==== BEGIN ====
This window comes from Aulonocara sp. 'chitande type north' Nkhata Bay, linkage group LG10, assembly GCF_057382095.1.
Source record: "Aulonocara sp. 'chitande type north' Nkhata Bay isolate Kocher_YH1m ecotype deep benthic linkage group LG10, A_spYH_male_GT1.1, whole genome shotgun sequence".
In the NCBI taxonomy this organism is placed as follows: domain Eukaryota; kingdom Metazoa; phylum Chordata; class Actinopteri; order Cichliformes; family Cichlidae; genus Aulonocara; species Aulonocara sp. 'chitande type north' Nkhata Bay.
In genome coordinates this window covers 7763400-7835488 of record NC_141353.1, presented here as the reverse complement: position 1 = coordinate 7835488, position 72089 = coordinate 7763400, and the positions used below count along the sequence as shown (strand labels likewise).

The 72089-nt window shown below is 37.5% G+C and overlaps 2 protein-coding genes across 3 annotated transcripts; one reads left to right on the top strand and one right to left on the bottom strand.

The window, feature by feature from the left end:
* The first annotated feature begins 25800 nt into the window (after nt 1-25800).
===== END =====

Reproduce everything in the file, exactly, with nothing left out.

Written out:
This window comes from Aulonocara sp. 'chitande type north' Nkhata Bay, linkage group LG10, assembly GCF_057382095.1.
Source record: "Aulonocara sp. 'chitande type north' Nkhata Bay isolate Kocher_YH1m ecotype deep benthic linkage group LG10, A_spYH_male_GT1.1, whole genome shotgun sequence".
In the NCBI taxonomy this organism is placed as follows: domain Eukaryota; kingdom Metazoa; phylum Chordata; class Actinopteri; order Cichliformes; family Cichlidae; genus Aulonocara; species Aulonocara sp. 'chitande type north' Nkhata Bay.
In genome coordinates this window covers 7763400-7835488 of record NC_141353.1, presented here as the reverse complement: position 1 = coordinate 7835488, position 72089 = coordinate 7763400, and the positions used below count along the sequence as shown (strand labels likewise).

The 72089-nt window shown below is 37.5% G+C and overlaps 2 protein-coding genes across 3 annotated transcripts; one reads left to right on the top strand and one right to left on the bottom strand.

The window, feature by feature from the left end:
* The first annotated feature begins 25800 nt into the window (after nt 1-25800).